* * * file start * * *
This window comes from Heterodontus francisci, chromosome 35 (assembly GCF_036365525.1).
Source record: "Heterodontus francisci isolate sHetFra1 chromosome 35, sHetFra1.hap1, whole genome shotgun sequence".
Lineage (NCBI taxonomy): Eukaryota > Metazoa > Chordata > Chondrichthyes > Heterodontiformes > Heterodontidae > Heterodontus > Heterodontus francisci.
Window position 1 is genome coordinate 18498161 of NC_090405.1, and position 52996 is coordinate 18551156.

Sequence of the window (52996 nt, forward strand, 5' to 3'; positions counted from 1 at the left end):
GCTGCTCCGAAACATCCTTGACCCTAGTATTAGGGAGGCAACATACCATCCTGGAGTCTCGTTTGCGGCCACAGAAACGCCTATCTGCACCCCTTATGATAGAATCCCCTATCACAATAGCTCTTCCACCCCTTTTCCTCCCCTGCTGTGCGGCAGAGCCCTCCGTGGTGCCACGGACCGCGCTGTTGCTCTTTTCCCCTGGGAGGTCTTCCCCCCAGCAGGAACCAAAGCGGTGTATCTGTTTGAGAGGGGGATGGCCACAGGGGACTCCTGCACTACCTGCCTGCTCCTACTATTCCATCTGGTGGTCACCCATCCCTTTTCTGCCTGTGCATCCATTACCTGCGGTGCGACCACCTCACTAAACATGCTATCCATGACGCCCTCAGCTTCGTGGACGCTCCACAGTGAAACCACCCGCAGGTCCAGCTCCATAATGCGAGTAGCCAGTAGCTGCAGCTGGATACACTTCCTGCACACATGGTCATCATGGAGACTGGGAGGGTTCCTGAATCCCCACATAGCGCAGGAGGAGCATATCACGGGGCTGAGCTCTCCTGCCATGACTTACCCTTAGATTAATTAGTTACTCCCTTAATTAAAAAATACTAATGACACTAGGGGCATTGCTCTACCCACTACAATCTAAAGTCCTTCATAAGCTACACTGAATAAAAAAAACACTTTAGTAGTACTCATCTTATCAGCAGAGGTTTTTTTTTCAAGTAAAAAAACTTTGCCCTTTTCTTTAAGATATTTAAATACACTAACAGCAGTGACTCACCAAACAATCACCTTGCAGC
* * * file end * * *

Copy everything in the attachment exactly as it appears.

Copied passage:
This window comes from Heterodontus francisci, chromosome 35 (assembly GCF_036365525.1).
Source record: "Heterodontus francisci isolate sHetFra1 chromosome 35, sHetFra1.hap1, whole genome shotgun sequence".
Lineage (NCBI taxonomy): Eukaryota > Metazoa > Chordata > Chondrichthyes > Heterodontiformes > Heterodontidae > Heterodontus > Heterodontus francisci.
Window position 1 is genome coordinate 18498161 of NC_090405.1, and position 52996 is coordinate 18551156.

Sequence of the window (52996 nt, forward strand, 5' to 3'; positions counted from 1 at the left end):
GCTGCTCCGAAACATCCTTGACCCTAGTATTAGGGAGGCAACATACCATCCTGGAGTCTCGTTTGCGGCCACAGAAACGCCTATCTGCACCCCTTATGATAGAATCCCCTATCACAATAGCTCTTCCACCCCTTTTCCTCCCCTGCTGTGCGGCAGAGCCCTCCGTGGTGCCACGGACCGCGCTGTTGCTCTTTTCCCCTGGGAGGTCTTCCCCCCAGCAGGAACCAAAGCGGTGTATCTGTTTGAGAGGGGGATGGCCACAGGGGACTCCTGCACTACCTGCCTGCTCCTACTATTCCATCTGGTGGTCACCCATCCCTTTTCTGCCTGTGCATCCATTACCTGCGGTGCGACCACCTCACTAAACATGCTATCCATGACGCCCTCAGCTTCGTGGACGCTCCACAGTGAAACCACCCGCAGGTCCAGCTCCATAATGCGAGTAGCCAGTAGCTGCAGCTGGATACACTTCCTGCACACATGGTCATCATGGAGACTGGGAGGGTTCCTGAATCCCCACATAGCGCAGGAGGAGCATATCACGGGGCTGAGCTCTCCTGCCATGACTTACCCTTAGATTAATTAGTTACTCCCTTAATTAAAAAATACTAATGACACTAGGGGCATTGCTCTACCCACTACAATCTAAAGTCCTTCATAAGCTACACTGAATAAAAAAAACACTTTAGTAGTACTCATCTTATCAGCAGAGGTTTTTTTTTCAAGTAAAAAAACTTTGCCCTTTTCTTTAAGATATTTAAATACACTAACAGCAGTGACTCACCAAACAATCACCTTGCAGC